Nope mixes sci-fi and horror in Get Out director Jordan Peele’s most visually accomplished film yet

In the skies above a dusty ranch on the outskirts of LA, something — or someone — is watching. A mysterious presence, an other-worldly entity. It appears briefly — like a smudged oval shape in a UFO photo — and occasionally it sends earthly debris raining down, like someone tipping out the contents of a celestial handbag.

Coins, keys, bits of plastic and general detritus fall from the sky — you want to watch you don’t get hit by anything sharp.

In writer-director Jordan Peele’s first two films, Get Out and Us, plots involving doppelgangers and body swaps showed us the world is a false front, hiding lethal dangers and dystopian conspiracies. In Nope, the California sky becomes a celestial Loch Ness, and people turn their cameras on it, trying to capture proof of the sinister thing that lurks behind its clouds, or just beyond the horizon.

Getting the money shot, however, proves to be a life-ending event for some.

Peele’s 2017 debut Get Out won a slew of awards, including an Academy Award for Best Screenplay.(Supplied by Universal Studios)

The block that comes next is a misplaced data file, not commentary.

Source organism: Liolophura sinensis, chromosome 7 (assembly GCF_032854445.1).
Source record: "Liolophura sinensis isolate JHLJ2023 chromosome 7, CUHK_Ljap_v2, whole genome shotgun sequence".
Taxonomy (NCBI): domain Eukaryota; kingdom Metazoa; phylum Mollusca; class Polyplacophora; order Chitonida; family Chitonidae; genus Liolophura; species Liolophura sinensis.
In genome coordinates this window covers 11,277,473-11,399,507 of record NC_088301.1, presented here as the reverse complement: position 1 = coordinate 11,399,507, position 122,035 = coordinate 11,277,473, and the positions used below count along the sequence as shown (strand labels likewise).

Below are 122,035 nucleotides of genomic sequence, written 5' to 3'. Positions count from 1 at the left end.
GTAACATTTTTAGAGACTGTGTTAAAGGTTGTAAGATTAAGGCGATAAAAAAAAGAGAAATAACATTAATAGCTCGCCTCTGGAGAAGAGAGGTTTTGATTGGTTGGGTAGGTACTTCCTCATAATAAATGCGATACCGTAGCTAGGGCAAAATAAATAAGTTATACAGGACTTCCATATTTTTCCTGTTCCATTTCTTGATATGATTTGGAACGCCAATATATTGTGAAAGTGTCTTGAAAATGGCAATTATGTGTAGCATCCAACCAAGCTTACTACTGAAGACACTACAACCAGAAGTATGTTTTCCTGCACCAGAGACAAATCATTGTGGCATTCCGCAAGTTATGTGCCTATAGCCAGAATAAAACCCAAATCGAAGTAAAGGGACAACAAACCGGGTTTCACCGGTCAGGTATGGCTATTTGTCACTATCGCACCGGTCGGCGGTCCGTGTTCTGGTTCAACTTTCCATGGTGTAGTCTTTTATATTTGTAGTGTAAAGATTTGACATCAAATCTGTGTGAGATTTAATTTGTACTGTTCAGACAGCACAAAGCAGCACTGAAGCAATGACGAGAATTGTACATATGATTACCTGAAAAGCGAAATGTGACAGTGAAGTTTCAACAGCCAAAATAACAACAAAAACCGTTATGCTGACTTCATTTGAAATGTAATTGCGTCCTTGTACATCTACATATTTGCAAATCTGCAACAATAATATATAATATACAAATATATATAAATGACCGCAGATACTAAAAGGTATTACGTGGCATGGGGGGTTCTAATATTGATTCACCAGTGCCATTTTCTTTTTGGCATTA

Like Peele’s previous films, the tone of Nope mixes internet urban legend, gallows humor and an appetite for forthright political critique. It’s also wrapped up in a widescreen cinematic package that is his most visually accomplished, and harks back to the blockbusters of the 70s and 80s.

The ranch where the UFO appears belongs to an African American family who train horses for Hollywood. Their patriarch (Keith David) is killed by the entity early in the film, so it’s left to his unassuming but diligent son OJ (an excellent Daniel Kaluuya, reuniting with Peele after his breakout role in Get Out) and fast-talking, prodigal daughter Em (a charming Keke Palmer) to carry on the business.

Daniel Kaluuya, Keke Palmer, and Brandon Perea in Nope
Nope is “about the human addiction to spectacle and the monetization of it,” Peele said at the film’s Hollywood premiere.(Supplied by Universal Studios)

They enlist salesclerk Angel from a big box tech store (a well-cast Brandon Perea, channeling minimum wage ennui) to install an elaborate, off-the-shelf security camera system at their house, to monitor the skies. It’s the kind of DIY flex you might expect from the suburban hero of a 70s Spielberg blockbuster — squint your eyes and Nope could be the love child of Jaws and Close Encounters of the Third Kind.


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